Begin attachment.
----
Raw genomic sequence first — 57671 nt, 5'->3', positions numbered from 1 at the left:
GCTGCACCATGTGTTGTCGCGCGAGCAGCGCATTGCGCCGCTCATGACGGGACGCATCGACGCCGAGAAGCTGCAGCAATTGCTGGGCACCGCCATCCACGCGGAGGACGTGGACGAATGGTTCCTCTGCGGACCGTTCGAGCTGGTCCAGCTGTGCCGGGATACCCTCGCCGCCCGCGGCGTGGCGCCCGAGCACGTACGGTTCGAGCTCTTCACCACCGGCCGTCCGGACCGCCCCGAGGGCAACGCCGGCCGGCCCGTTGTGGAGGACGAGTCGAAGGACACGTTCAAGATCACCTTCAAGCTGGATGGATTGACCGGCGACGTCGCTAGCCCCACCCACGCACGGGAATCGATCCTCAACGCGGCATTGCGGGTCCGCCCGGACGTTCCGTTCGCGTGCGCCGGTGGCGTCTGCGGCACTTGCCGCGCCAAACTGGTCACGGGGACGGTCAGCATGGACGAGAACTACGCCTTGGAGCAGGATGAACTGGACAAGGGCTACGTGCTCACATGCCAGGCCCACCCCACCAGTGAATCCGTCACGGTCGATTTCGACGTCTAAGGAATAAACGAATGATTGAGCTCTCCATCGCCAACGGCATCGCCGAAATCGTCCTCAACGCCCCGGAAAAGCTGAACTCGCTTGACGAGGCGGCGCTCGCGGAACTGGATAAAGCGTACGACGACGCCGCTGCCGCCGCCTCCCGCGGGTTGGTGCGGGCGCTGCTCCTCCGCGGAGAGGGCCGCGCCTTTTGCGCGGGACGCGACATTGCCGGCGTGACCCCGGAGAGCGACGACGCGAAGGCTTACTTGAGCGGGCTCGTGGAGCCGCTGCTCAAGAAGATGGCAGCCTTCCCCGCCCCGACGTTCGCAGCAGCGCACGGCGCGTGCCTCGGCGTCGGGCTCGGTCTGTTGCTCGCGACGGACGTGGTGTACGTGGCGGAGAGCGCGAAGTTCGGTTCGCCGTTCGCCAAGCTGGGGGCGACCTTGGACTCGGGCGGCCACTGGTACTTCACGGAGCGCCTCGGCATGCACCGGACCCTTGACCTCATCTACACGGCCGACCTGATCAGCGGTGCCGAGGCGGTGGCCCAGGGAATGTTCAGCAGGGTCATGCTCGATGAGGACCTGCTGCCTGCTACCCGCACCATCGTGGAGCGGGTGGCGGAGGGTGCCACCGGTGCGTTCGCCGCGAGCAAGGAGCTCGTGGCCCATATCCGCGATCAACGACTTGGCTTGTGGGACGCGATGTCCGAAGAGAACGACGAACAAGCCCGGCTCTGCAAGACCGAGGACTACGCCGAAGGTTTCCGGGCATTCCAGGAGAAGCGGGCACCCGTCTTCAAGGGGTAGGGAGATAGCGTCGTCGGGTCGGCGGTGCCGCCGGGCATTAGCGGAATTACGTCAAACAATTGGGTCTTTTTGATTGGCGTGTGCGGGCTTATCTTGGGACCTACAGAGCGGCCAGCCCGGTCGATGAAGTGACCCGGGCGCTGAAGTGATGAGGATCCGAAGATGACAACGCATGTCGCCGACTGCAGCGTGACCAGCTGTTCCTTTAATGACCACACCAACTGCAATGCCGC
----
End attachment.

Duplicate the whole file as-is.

Raw genomic sequence first — 57671 nt, 5'->3', positions numbered from 1 at the left:
GCTGCACCATGTGTTGTCGCGCGAGCAGCGCATTGCGCCGCTCATGACGGGACGCATCGACGCCGAGAAGCTGCAGCAATTGCTGGGCACCGCCATCCACGCGGAGGACGTGGACGAATGGTTCCTCTGCGGACCGTTCGAGCTGGTCCAGCTGTGCCGGGATACCCTCGCCGCCCGCGGCGTGGCGCCCGAGCACGTACGGTTCGAGCTCTTCACCACCGGCCGTCCGGACCGCCCCGAGGGCAACGCCGGCCGGCCCGTTGTGGAGGACGAGTCGAAGGACACGTTCAAGATCACCTTCAAGCTGGATGGATTGACCGGCGACGTCGCTAGCCCCACCCACGCACGGGAATCGATCCTCAACGCGGCATTGCGGGTCCGCCCGGACGTTCCGTTCGCGTGCGCCGGTGGCGTCTGCGGCACTTGCCGCGCCAAACTGGTCACGGGGACGGTCAGCATGGACGAGAACTACGCCTTGGAGCAGGATGAACTGGACAAGGGCTACGTGCTCACATGCCAGGCCCACCCCACCAGTGAATCCGTCACGGTCGATTTCGACGTCTAAGGAATAAACGAATGATTGAGCTCTCCATCGCCAACGGCATCGCCGAAATCGTCCTCAACGCCCCGGAAAAGCTGAACTCGCTTGACGAGGCGGCGCTCGCGGAACTGGATAAAGCGTACGACGACGCCGCTGCCGCCGCCTCCCGCGGGTTGGTGCGGGCGCTGCTCCTCCGCGGAGAGGGCCGCGCCTTTTGCGCGGGACGCGACATTGCCGGCGTGACCCCGGAGAGCGACGACGCGAAGGCTTACTTGAGCGGGCTCGTGGAGCCGCTGCTCAAGAAGATGGCAGCCTTCCCCGCCCCGACGTTCGCAGCAGCGCACGGCGCGTGCCTCGGCGTCGGGCTCGGTCTGTTGCTCGCGACGGACGTGGTGTACGTGGCGGAGAGCGCGAAGTTCGGTTCGCCGTTCGCCAAGCTGGGGGCGACCTTGGACTCGGGCGGCCACTGGTACTTCACGGAGCGCCTCGGCATGCACCGGACCCTTGACCTCATCTACACGGCCGACCTGATCAGCGGTGCCGAGGCGGTGGCCCAGGGAATGTTCAGCAGGGTCATGCTCGATGAGGACCTGCTGCCTGCTACCCGCACCATCGTGGAGCGGGTGGCGGAGGGTGCCACCGGTGCGTTCGCCGCGAGCAAGGAGCTCGTGGCCCATATCCGCGATCAACGACTTGGCTTGTGGGACGCGATGTCCGAAGAGAACGACGAACAAGCCCGGCTCTGCAAGACCGAGGACTACGCCGAAGGTTTCCGGGCATTCCAGGAGAAGCGGGCACCCGTCTTCAAGGGGTAGGGAGATAGCGTCGTCGGGTCGGCGGTGCCGCCGGGCATTAGCGGAATTACGTCAAACAATTGGGTCTTTTTGATTGGCGTGTGCGGGCTTATCTTGGGACCTACAGAGCGGCCAGCCCGGTCGATGAAGTGACCCGGGCGCTGAAGTGATGAGGATCCGAAGATGACAACGCATGTCGCCGACTGCAGCGTGACCAGCTGTTCCTTTAATGACCACACCAACTGCAATGCCGC